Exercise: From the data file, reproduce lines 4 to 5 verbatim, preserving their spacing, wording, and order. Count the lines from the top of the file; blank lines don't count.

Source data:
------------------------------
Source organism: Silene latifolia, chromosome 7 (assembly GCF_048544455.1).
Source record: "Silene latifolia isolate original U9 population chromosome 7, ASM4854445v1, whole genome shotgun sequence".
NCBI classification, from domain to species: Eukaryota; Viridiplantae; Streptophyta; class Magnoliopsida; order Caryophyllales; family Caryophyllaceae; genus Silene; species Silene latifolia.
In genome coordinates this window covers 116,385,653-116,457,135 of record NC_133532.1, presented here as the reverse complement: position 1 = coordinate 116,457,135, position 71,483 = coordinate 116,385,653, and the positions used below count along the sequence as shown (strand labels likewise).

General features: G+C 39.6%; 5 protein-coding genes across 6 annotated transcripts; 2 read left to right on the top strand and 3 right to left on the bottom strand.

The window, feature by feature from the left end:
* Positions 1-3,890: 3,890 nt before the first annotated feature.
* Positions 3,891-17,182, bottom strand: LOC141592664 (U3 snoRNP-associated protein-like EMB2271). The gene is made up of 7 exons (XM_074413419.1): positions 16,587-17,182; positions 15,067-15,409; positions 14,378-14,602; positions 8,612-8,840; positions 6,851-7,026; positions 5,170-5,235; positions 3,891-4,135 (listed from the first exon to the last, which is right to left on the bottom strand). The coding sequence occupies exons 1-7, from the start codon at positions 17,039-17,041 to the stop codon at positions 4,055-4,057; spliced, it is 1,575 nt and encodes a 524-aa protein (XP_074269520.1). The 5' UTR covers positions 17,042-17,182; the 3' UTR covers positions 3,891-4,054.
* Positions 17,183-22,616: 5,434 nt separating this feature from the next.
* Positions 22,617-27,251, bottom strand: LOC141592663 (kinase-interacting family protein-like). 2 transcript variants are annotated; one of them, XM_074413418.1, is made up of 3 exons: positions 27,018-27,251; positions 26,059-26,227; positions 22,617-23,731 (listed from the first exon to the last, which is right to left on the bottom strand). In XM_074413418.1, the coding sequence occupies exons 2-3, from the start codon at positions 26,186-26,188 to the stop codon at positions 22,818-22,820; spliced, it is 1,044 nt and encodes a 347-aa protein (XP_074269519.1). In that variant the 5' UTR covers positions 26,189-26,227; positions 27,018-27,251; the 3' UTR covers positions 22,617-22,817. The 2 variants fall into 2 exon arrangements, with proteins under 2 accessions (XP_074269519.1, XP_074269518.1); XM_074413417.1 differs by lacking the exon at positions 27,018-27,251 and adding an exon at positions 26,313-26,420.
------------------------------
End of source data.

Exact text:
In genome coordinates this window covers 116,385,653-116,457,135 of record NC_133532.1, presented here as the reverse complement: position 1 = coordinate 116,457,135, position 71,483 = coordinate 116,385,653, and the positions used below count along the sequence as shown (strand labels likewise).

General features: G+C 39.6%; 5 protein-coding genes across 6 annotated transcripts; 2 read left to right on the top strand and 3 right to left on the bottom strand.